Johnny Hallyday: allumez le feu/ light the fire
Cover Story: (33) Streets of London. Ralph McTell, or McTell with Annie Lennox for Crisis (homeless charity)

Cover Story (32): Fairytale of New York. The Pogues or O'Hooley and Tidow

Roll up for the 32nd instalment in my series Cover Story , which looks at different versions of the same songs ...

Why am I even bothering with Fairytale of New York? As good a Christmas song as you'll encounter, a stirring melody and chorus plus Shane MacGowan's eloquent portrayal of being down and out in NYC, executed with punch and panache by the Pogues and Kirsty MacColl. Nothing, on the face if it, to dislike. But it has been done to death by excessive airplay and as many people now cringe as cry for joy when it comes on yet again. But there is a good reason for my interest to perk up, a new interpretation that deserves serious attention.

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Belinda O'Hooley first came to my notice as part of the marvellous Tyneside band, the Unthanks. Look them up in the search box at this site and you'll come across an extended interview with Rachel U plus lots of complimentary mentions, long before the mainstream media began to catch up. I remember a sense of disappointment when O'Hooley left the band as I thought she added a lot. But life goes on. O'Hooley - and I must get as many reference to O' into this piece as possible to make up for initially omitting it from my reference to her when introducing Bill Taylor's look at Christmas songs - now plays in a duo with a fellow Yorkshire-Irish singer and musician, Heidi Tidow, who also happens to be her partner. They have released a rather unusual Christmas album, WinterFolk Volume 1 and it includes a sumptuous reworking of Fairytale. I cannot comment on the rest save to say that it covers subjects of seasonal significance but bleaker than midwinter weather: domestic violence, the absence or loss of children, global warming, poverty, religion, migration and loneliness. "The Mount Everest of Christmas songs," they say themselves of the attempt to wrest ownership of MacGowan's song from him, his band and the late MacColl's legacy. "Were we mad to cover it?" In honesty, I did fear they'd run into trouble in the Nepalese foothills, let alone when trying to scale the more challenging heights. I need not have worried. O'Hooley's piano accompaniment is perfect; the harmonies are divine. Not all will agree with me but I feel the mountain has been conquered. As I write, all of 623 people have looked up the O'Hooley/Tidow YouTube clip, some way behind the 54m for the first two listed videos of the original, and I do not expect the gap to narrow enormously as a result of my approval. And since no one ever goes from these articles to the Salut! Live Amazon link, why not - if you like the version enough to feel inclined to buy the album - do so at the duo's own site?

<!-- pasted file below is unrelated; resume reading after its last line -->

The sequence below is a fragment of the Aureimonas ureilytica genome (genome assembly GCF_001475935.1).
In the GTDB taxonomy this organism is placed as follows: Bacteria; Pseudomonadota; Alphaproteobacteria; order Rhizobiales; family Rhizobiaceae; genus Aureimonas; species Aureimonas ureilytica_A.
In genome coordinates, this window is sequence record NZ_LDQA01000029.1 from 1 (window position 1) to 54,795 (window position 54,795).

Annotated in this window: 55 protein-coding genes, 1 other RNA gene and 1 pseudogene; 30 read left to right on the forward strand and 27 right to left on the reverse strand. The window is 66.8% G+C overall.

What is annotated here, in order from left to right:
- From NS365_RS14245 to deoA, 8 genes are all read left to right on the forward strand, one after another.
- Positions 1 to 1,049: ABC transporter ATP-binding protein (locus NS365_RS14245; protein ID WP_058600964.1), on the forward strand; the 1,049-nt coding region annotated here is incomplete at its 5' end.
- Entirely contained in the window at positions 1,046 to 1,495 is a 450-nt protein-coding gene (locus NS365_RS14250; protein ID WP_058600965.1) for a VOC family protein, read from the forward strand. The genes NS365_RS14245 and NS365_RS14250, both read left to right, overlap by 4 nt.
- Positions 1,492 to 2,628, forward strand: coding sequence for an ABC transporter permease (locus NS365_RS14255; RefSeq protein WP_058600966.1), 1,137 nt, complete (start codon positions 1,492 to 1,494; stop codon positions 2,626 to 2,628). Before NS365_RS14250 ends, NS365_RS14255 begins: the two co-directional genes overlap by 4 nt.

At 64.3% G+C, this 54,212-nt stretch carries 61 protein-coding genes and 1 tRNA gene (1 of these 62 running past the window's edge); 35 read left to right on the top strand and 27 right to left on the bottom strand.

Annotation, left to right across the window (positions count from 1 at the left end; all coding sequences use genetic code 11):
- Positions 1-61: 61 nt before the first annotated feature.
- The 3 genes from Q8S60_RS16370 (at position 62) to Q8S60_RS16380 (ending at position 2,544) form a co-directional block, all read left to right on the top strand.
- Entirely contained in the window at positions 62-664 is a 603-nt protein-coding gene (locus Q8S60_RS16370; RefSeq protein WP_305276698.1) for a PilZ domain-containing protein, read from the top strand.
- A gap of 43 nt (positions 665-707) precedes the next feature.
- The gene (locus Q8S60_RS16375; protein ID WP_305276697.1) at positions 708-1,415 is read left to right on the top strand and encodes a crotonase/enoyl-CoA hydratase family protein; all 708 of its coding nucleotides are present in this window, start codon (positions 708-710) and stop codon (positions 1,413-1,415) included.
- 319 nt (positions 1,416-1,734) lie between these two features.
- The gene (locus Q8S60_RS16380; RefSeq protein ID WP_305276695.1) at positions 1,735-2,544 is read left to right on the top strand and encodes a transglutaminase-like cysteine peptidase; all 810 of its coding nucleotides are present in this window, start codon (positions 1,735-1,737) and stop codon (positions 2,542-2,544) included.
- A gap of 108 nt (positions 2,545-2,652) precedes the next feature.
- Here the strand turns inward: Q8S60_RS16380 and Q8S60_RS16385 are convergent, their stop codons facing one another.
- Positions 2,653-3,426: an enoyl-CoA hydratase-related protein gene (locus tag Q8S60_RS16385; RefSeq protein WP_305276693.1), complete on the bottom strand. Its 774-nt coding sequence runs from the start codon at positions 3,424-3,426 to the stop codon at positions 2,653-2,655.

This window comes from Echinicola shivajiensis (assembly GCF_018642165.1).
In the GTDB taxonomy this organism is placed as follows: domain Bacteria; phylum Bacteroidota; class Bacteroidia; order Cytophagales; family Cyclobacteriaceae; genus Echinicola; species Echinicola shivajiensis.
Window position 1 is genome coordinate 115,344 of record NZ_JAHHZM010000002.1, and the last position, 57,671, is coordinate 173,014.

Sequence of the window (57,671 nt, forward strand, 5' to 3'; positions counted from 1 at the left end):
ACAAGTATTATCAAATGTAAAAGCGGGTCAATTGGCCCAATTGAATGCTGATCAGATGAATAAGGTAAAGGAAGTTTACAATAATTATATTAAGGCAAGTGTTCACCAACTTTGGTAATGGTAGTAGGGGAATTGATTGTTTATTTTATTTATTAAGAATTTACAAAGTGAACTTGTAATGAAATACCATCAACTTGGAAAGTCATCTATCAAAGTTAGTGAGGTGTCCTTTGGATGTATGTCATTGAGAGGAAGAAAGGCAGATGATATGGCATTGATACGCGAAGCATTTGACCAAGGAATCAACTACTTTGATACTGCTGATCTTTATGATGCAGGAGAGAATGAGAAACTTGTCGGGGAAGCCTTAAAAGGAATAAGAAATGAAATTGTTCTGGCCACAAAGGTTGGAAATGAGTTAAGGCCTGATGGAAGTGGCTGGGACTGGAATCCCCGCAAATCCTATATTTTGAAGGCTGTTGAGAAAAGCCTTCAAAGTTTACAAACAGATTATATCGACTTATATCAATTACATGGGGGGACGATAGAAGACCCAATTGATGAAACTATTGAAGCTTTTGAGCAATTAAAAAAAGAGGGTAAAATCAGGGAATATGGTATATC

Comments

Bill Taylor

Sumptuous, gorgeous but well-nigh impossible to compare with the original. O'Hooley & Tidow turn it into a completely different song; half of the lyrics and all of the conflict and raw-edged... New Yorkness, for want of a better term, are gone. It's not so much that they've conquered Everest as made it to the summit of another peak, equally as high and challenging. Mount Chalk and Mount Cheese.
To look at other versions, the song has (almost inevitably) been covered by Christy Moore.
https://www.youtube.com/watch?v=FwXBtmRTsFs
Heartfelt and (also inevitably) not at all bad but not entirely successful. It really does need to be done as a duet. Rejigging the words, as Moore had to do, takes away much of the impact.
I have a soft spot for the version done by Gianni & Sarah - Walk Off the Earth's Sarah Blackwood and Gianni "Luminati" Nicassio.
https://www.youtube.com/watch?v=7gzJFwB0JzE
This is not just because they come from close to Toronto. They've put their mark on the song while keeping it true enough to the original to make for a legitimate comparison with the Pogues' original.
Maybe I've heard Shane MacGowan and Kirsty MacColl sing it once or twice too often but I think I prefer Gianni & Sarah's rendition. I certainly like Blackwood's voice better than MacColl's.

Joan

Bill - really like the Gianni and Sarah version - not 100% sure about the reggae type rhythm when he goes into the verse and the pronunciation of Galway is a bit odd. But minor quibbles - a lovely version - refreshing. Not keen on the O'Hooley and Tidow one although I generally like what I've heard from them

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